LeMarc's late-'80s and early-'90s albums show an unusual blend of guitar pop and soul. The pop/soul scene had other exponents in Sweden at the time, like Mauro Scocco and Lisa Nilsson, but they drew mainly from modern R&B and slick Philly soul, where LeMarc's was considerably less slick, in the ballads almost southern. This was very obvious on his self-titled album from 1987, but lessened with every new record and eventually gave way to somewhat bland, guitar-based pop. This album is somewhere in the middle of that development, and while the soul is still there in the harmonies and the choruses, the sound is late-'80s pop. But LeMarc has always mainly been a singer/songwriter, whether he has played pop, pop/soul, or guitar-based rock, with the storytelling at the core of the music. In that aspect this album can be disappointing with its pretty, abstract pop lyrics. As a pop album it is one of LeMarc's better, though, and if it is skilled blue-eyed soul in Swedish you are looking for rather than lengthy narratives, ballads like "Hur Man Älskar en Sargad Själ" and "Vaggsång kl. Fyra" will be right on the spot.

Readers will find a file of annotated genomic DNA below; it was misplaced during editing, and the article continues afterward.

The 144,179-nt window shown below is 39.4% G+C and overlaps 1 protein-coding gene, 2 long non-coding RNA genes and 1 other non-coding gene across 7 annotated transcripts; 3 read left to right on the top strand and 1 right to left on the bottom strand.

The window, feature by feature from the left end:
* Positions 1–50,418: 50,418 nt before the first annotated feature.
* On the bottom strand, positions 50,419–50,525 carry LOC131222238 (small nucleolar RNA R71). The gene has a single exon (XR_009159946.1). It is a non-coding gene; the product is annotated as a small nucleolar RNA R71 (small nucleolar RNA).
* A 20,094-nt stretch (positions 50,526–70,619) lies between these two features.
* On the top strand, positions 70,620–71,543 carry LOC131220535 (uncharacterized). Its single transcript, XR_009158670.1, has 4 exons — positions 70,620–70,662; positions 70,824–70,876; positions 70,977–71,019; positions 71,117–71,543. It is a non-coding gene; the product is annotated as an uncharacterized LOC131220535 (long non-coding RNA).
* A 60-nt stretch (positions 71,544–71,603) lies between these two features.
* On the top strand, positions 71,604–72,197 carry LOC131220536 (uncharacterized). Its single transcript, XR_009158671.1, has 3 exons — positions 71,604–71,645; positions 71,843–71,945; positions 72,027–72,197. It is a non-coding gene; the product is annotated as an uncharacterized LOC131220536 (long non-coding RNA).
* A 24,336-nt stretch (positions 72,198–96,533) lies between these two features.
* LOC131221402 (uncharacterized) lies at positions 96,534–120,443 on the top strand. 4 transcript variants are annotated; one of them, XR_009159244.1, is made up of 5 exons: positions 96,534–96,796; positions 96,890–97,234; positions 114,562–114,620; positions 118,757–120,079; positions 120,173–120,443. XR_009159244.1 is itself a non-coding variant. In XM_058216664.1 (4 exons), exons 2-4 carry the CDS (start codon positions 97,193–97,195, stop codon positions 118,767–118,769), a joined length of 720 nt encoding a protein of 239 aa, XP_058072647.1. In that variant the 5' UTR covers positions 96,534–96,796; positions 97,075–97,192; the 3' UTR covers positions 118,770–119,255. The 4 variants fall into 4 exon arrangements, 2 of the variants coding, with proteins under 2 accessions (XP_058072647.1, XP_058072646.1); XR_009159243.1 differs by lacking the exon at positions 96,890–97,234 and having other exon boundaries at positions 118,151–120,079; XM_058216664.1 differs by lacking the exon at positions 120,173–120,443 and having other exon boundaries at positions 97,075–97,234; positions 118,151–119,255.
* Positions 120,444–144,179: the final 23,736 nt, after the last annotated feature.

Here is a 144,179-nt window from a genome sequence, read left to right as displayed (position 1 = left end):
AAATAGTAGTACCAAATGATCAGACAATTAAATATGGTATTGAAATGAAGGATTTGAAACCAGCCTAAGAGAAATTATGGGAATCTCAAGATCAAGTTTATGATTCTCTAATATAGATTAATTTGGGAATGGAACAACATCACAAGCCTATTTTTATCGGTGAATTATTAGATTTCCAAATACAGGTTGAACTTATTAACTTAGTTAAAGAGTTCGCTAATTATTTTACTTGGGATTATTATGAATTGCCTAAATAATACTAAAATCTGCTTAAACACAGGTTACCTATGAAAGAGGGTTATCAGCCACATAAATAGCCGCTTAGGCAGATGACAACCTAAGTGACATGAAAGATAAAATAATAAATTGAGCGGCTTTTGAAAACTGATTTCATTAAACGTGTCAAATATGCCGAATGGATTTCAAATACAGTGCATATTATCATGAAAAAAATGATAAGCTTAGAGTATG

Share this page
AllMusic Review by Lars Lovén